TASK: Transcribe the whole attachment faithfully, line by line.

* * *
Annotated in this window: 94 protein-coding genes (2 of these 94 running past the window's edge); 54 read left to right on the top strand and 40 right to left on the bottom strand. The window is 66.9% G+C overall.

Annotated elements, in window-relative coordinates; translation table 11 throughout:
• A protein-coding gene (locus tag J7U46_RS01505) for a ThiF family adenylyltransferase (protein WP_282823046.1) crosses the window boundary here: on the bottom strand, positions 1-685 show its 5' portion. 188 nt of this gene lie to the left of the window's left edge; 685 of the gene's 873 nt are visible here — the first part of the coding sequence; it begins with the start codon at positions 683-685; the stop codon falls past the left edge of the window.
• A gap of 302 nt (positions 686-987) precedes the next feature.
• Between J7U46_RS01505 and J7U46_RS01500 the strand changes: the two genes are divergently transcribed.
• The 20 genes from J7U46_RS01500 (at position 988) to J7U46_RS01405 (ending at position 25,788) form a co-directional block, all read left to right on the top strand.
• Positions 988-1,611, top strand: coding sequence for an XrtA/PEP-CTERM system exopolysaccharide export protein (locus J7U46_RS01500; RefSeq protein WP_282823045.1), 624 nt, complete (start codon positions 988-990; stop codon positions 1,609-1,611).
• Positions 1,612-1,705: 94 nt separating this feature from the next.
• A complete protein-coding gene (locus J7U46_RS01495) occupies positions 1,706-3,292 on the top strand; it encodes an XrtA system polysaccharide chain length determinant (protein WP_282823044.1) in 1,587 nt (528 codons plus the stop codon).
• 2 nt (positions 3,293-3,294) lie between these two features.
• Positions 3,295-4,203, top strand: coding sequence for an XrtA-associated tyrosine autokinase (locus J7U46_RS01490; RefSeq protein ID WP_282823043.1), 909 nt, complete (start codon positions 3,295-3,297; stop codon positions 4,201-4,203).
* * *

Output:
Annotated in this window: 94 protein-coding genes (2 of these 94 running past the window's edge); 54 read left to right on the top strand and 40 right to left on the bottom strand. The window is 66.9% G+C overall.

Annotated elements, in window-relative coordinates; translation table 11 throughout:
• A protein-coding gene (locus tag J7U46_RS01505) for a ThiF family adenylyltransferase (protein WP_282823046.1) crosses the window boundary here: on the bottom strand, positions 1-685 show its 5' portion. 188 nt of this gene lie to the left of the window's left edge; 685 of the gene's 873 nt are visible here — the first part of the coding sequence; it begins with the start codon at positions 683-685; the stop codon falls past the left edge of the window.
• A gap of 302 nt (positions 686-987) precedes the next feature.
• Between J7U46_RS01505 and J7U46_RS01500 the strand changes: the two genes are divergently transcribed.
• The 20 genes from J7U46_RS01500 (at position 988) to J7U46_RS01405 (ending at position 25,788) form a co-directional block, all read left to right on the top strand.
• Positions 988-1,611, top strand: coding sequence for an XrtA/PEP-CTERM system exopolysaccharide export protein (locus J7U46_RS01500; RefSeq protein WP_282823045.1), 624 nt, complete (start codon positions 988-990; stop codon positions 1,609-1,611).
• Positions 1,612-1,705: 94 nt separating this feature from the next.
• A complete protein-coding gene (locus J7U46_RS01495) occupies positions 1,706-3,292 on the top strand; it encodes an XrtA system polysaccharide chain length determinant (protein WP_282823044.1) in 1,587 nt (528 codons plus the stop codon).
• 2 nt (positions 3,293-3,294) lie between these two features.
• Positions 3,295-4,203, top strand: coding sequence for an XrtA-associated tyrosine autokinase (locus J7U46_RS01490; RefSeq protein ID WP_282823043.1), 909 nt, complete (start codon positions 3,295-3,297; stop codon positions 4,201-4,203).